Updating our commission to include best in market features reflects our ongoing commitment to you and helps ensure New Zealanders have continued access to the quality advice you provide.”

Cigna commission table April 16 2021 3
Cigna commission table April 16 2021 3
Cigna commission table April 16 2021 3

In other news

FSC: Register for Breakfast with Hon James Shaw

FMA: FMA targets fees charged by fund managers

ACC: ACC estimates 90 per cent of injury claims are preventable

From Good returns: From army life to life insurance - a big gun leaves the industry

Cigna: Insurance for living campaign 


Dr David Clark voices his concern

Minister Dr David Clark is concerned about poor financial decisions made by some New Zealanders during the Covid-19 crisis and feels that advisers have a critical role to play in supporting customers in making good choices. At Dunedin Town Hall, FSC Getting in Shape event. The minister also reiterated the value of a consumer data right and new conduct law. 
 
Thumbnail_IMG_8937

Interrupted: FSC Get in Shape Conference rescheduled plus more daily news

The FSC has announced that the Christchurch and Dunedin Get in Shape summits will go ahead on 14 and 15 April 2020. The second half of the summit was interrupted due to changes in COVID-19 alert levels. Similar to the Auckland and Wellington summits, the upcoming summits will include a masterclass session. Click here to register

“The two Get in Shape Advice Summits that were postponed in February due to Covid-19 alert levels have been reorganised on 14 April 2021 in Christchurch and 15 April 2021 in Dunedin.

The sessions, including the 2021 Masterclass are all designed to help and support the community to grow and adapt, following the start of the new FSLAA regime this week.

If you missed out on our Auckland and Wellington events, tickets are still available for both the Christchurch and Dunedin events. Find out more information and register.

Those already registered for the postponed events will have received an email and text with a link to the updated tickets automatically transferred to the new dates.”

In other news

Fidelity Life: new adviser portal set to go live in July

Picture2

Insurance People: Katrina Church asks: Should the government be encouraging the public to seek advice?

Sorted: Tom Hartmann writes: This is what good advice looks like


FSC Regenarations Conference announced, and more daily news

The FSC has announced that this year’s conference, Regenarations, will be held at the Cordis Hotel Auckland on 22 and 23 September 2021. This year’s theme will build on previous themes around Wellbeing, Sustainability and Guardianship. The conference will focus on highlighting the importance of recovery and going forward together. Click here to get Super EarlyBird tickets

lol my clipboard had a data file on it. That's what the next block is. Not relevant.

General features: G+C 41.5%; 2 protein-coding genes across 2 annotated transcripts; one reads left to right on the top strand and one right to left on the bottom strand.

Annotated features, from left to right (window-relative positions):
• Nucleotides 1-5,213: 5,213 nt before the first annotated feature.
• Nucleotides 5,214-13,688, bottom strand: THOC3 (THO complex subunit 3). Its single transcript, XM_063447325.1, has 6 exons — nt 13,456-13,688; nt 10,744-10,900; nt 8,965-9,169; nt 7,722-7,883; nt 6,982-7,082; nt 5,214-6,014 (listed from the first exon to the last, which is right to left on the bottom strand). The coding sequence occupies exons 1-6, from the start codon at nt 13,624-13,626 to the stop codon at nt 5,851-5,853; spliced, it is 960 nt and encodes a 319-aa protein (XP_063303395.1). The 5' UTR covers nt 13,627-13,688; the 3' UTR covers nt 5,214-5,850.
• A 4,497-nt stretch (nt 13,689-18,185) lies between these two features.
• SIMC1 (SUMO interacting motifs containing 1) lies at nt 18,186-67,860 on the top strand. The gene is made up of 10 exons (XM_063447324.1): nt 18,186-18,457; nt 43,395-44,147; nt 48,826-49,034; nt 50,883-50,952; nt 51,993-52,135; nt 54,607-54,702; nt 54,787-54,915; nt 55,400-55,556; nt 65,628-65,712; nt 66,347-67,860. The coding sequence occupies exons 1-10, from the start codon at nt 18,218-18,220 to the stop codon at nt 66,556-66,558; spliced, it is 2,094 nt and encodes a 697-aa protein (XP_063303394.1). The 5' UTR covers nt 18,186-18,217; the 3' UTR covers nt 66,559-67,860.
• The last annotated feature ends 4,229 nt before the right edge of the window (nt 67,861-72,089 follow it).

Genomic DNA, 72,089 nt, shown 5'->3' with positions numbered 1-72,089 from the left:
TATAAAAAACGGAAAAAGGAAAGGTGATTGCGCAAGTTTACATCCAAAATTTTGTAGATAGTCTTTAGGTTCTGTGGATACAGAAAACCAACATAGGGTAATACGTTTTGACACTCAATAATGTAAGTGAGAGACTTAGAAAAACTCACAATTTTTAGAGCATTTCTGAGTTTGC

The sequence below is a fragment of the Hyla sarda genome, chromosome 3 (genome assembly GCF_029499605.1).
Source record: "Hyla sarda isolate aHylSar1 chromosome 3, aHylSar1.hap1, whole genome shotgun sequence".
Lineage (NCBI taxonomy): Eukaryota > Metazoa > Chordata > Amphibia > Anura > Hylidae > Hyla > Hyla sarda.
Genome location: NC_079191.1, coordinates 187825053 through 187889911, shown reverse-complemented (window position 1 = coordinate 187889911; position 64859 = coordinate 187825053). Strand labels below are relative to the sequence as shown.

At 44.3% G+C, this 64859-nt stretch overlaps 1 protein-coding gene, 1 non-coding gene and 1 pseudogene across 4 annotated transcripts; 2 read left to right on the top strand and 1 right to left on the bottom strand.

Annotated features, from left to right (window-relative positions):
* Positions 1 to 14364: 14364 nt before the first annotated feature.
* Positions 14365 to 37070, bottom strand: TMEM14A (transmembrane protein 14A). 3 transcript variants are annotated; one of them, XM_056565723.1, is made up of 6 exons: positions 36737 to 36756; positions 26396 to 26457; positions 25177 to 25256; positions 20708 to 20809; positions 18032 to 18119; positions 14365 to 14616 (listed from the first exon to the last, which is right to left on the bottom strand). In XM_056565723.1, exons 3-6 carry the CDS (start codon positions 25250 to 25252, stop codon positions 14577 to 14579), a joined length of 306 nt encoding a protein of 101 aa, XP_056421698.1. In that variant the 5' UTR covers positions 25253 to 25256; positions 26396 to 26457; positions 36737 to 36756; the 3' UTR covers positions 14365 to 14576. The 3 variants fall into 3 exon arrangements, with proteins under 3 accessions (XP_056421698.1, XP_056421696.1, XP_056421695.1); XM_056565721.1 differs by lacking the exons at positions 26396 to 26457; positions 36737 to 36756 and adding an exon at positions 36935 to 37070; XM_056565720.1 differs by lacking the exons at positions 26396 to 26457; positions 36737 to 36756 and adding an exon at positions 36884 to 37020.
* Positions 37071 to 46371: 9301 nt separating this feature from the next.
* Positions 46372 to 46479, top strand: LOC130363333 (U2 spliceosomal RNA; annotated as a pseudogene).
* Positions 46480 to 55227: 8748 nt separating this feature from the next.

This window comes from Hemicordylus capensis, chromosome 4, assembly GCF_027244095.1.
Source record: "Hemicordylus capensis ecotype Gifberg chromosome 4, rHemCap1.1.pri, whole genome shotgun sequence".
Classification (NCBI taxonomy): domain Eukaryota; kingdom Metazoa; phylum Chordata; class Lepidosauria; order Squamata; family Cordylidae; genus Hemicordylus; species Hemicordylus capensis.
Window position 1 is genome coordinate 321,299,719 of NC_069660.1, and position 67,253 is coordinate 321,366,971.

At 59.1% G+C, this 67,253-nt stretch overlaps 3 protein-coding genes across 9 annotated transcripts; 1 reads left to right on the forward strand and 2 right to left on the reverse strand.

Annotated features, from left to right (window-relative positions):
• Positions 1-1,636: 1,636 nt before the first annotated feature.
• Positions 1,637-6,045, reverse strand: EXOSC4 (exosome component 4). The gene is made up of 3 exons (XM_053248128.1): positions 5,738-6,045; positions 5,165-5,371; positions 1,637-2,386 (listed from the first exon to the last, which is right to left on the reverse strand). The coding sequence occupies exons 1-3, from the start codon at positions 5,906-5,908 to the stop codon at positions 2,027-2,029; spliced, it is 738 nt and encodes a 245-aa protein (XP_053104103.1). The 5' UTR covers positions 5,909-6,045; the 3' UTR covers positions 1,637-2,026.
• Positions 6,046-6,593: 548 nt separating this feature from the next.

“We are pleased to announce the launch of the Financial Services Council Conference for 2021.

 

On the 22 and 23 September 2021, at the Cordis Hotel Auckland, we will be holding our flagship event with leading edge content and speakers, that will spark debate around key issues affecting the financial services industry.

 

The theme for this year's conference is 'ReGenerations' which builds on previous themes of Wellbeing, Sustainability and Guardianship. With this, we want to highlight the importance of recovery and going forward together in both good and trying times.”

 

In other news

 

RBNZ: Industry feedback refines Insurance Solvency Standards

CFFC: Money skills for women offered in new workplace course

ASB: Insurance Manager roles being advertised

Financial Advice webinar: Bring in the Experts: How to engage a Financial Adviser to a FAP on the new Financial Service Providers Register


Pinnacle Life on insuring rainbow families, and more daily news

Pinnacle Life has published a piece on their website on the importance of insuring rainbow families. Pinnacle Life noted that families today no longer resemble the typical nuclear family unit. The piece focuses on rainbow families, which are families with parents who are part of the LGBTQI community. Pinnacle Life highlighted that the 2013 census recorded that there were 1,479 children of same-sex families in New Zealand. Pinnacle Life also noted that insurers base premium rates on assigned gender. While Pinnacle Life asks about a person’s gender, they have stated that they offer flexibility around policy ownership. Nonbinary individuals are still able to take out life insurance for themselves and their families, without worrying about gender-based pricing.

“The stereotypical family of 2021 is remarkably different from the family of 50 years ago. Mum, dad and two kids are becoming less the norm and more the unlikely. Today we are more likely to have blended families, split families, 1-child families, many kid families, single-parent families, multi-race families, rainbow families and more. With the pride festival winding down this week, we wanted to take a moment to acknowledge rainbow families particularly.